Oraby, Khaled (2020) The Sociopragmatics of Invitation and Offering Practices in Jordanian Arabic. Doctoral thesis, University of Huddersfield.

In this study offering and invitation conventionalized practices taking place in naturally-occurring encounters in Jordanian culture are investigated. The sociolinguistic and pragmatic phenomena involved in these routine occurrences are studied utilizing mainly the discursive approach and processed via ritual-oriented binoculars. More accurately, the study in hand adopts a blended view of politeness, which emphasizes the role of cross-contextual variables, participants’ view as well as the most agreed-upon concepts of speech act, face and politeness theories over the last three decades. The three major aspects of both genuine and ostensible inviting/offering have been examined: inviting/offering, accepting an invitation and offer and refusing them.

The study is meant to fill an important knowledge gap by providing a sociopragmatic conceptualization of spontaneous invitations and offers in Arab culture in general and Jordanian culture in particular. Besides, it attempts to shed light on the processes, aspects and structures manifested in making invitations and/or offers, and accepting or refusing them in Jordanian Arabic (JA). More generally, it aims at raising the pragmatic awareness and improving mutual understanding among Arabs and also between Arabs and non-Arabs by highlighting some pragmatic competence in everyday communication.

In order to achieve the study goals, the immediate observation of these natural encounters, where the researcher - in about half of the encounters - holds the participant and observer status, has been adopted in gathering data. The other half of the data was collected from my brother, friends and friends of friends at multiple social settings. All the data gathered come from people in my own social milieu and they included various face-to face, telephone or WhatsApp naturally-occurring conversations performed by people of various ages, genders, statuses and relationships.

The data encompassing these natural offering and invitation practices have been qualitatively and quantitatively analysed. About one third (17 out of 48) of the data has been qualitatively analysed based on a discursive ritual-oriented approach. Various intersecting practices of relational networks have been subject to a ‘microscopic’ examination in this collectivist high-context culture. More specifically, the multiple normative contextual factors, sequencing of interactional moves, and conventionalized practices have been examined in an attempt to identify the general patterns of behaviour salient in Jordanian culture.

In addition, the most frequent linguistic tactics used by Jordanian interactants in performing, accepting, and declining offers manifested in these exchanges have been quantitatively investigated. All the collected naturally-occurring data (i.e. 48 encounters) were classified into 4 different categories (namely: 12 genuine invitations, 12 ostensible invitations, 12 genuine offers and 12 ostensible offers). The linguistic tactics employed in extending, accepting, or declining both genuine and ostensible invitations and offers by Jordanians were statistically computed utilizing SPSS software. The numbers and percentages obtained were later tabulated in an attempt to eventually come out with significant ratios about Jordanians’ most frequent linguistic tactics when issuing or responding to invitations and/or offers. One theoretical contribution that this study offers is that it distinguishes between the terms ‘invitation’ and ‘offer’ although the two terms have been often used interchangeably by pragmatists. It also attempts to differentiate between genuine and ostensible invitations, offers and refusals. Furthermore, it identifies the typical trajectory patterns of the invitation sequences in Jordanian culture.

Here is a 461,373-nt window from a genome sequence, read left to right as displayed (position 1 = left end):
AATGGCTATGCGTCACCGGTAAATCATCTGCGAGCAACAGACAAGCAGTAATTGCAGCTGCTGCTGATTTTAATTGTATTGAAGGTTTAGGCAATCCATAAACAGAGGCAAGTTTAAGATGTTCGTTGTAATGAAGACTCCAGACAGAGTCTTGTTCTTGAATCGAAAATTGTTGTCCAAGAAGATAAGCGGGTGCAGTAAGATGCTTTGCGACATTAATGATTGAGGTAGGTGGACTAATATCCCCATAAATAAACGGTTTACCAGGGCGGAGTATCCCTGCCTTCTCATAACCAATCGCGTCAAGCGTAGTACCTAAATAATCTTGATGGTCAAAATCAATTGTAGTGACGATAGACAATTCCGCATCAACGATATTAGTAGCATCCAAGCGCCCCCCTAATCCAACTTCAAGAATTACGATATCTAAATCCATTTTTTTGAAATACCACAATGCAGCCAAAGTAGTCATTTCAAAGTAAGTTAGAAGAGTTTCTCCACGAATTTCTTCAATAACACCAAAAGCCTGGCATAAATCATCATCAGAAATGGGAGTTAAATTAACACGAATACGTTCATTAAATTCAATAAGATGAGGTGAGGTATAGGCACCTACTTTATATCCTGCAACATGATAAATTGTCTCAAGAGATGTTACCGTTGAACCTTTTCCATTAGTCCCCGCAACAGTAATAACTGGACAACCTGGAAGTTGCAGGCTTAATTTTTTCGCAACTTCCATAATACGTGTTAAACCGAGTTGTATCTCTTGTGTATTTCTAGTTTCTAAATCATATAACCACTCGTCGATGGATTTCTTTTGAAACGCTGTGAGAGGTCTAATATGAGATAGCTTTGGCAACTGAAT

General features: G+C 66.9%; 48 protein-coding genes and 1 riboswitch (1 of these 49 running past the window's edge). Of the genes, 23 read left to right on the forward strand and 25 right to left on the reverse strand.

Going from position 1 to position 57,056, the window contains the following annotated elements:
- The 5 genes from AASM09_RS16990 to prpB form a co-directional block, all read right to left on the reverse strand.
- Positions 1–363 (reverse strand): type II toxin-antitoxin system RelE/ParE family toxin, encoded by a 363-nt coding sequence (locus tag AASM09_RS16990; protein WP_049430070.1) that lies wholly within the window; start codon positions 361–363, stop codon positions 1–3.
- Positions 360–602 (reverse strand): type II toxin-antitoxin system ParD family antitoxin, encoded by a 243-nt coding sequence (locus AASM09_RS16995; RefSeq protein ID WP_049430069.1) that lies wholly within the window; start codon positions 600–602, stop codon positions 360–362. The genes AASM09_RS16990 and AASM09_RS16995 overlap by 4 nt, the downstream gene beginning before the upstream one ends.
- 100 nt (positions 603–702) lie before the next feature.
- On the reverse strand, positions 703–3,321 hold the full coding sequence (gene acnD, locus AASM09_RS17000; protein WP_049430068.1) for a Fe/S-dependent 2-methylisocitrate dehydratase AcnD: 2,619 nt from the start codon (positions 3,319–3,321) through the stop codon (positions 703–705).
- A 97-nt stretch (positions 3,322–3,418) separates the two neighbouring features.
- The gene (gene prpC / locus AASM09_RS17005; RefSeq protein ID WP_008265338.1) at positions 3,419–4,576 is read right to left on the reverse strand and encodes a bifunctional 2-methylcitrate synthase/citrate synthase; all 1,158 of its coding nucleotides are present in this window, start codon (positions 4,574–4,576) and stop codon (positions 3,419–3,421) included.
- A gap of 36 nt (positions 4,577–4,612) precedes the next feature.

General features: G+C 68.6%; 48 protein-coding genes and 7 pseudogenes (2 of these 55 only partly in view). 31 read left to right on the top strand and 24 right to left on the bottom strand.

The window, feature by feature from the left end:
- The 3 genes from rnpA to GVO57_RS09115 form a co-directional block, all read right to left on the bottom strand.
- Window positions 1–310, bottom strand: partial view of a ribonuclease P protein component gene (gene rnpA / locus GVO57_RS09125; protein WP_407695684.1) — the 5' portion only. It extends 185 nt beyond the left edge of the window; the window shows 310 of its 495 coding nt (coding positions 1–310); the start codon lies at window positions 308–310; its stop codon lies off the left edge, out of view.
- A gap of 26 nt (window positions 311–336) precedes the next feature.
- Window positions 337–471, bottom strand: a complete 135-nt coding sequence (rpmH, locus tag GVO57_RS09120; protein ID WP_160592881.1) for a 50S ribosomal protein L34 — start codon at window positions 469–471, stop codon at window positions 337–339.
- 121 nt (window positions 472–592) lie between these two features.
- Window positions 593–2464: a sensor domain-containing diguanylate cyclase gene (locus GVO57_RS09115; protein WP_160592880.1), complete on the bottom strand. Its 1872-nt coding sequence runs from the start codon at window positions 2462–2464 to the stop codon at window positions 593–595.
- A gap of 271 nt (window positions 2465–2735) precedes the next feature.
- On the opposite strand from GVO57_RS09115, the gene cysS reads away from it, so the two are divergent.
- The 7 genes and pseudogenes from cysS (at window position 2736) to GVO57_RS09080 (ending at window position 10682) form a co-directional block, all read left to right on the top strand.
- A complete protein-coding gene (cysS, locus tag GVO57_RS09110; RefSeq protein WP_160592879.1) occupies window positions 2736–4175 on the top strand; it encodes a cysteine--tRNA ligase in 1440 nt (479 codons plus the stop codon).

It has been found that the behaviour of invitations and offers in Jordanian culture has several peculiar features. First, these invitations and offers are both patterned and ‘seesaw’ balanced. It has been observed that both opposing procedures of insistence and resistance have to adhere to a paradigm of common acts, reactions, and structuring of word strings. Second, invitation sequences in Jordan often have a tripartite structure, where the inviter is expected to make three invitations to the invitee before one of them concedes to the other’s desire. Third, these invitations are usually gradually staged and streamlined in terms of both form and structure. Fourth, a typical invitation in Jordan is driven by strict social rubrics that are generally anticipated and governed by ritualised norms. Finally, the tactics utilized frequently index religious themes or ritual-oriented entities. Some of these tactics are classified in this study as supplication, stock blessing, ritualised compliment, plea refutation, oath taking, stock justification, formulaic plead, minimisation, motivation, intimidation. It is hoped that the findings and methodology of this study can lead to a more systematic theory tackling patterns of invitations and offers in Arab countries in general.

FINAL THESIS - Oraby.pdf - Accepted Version
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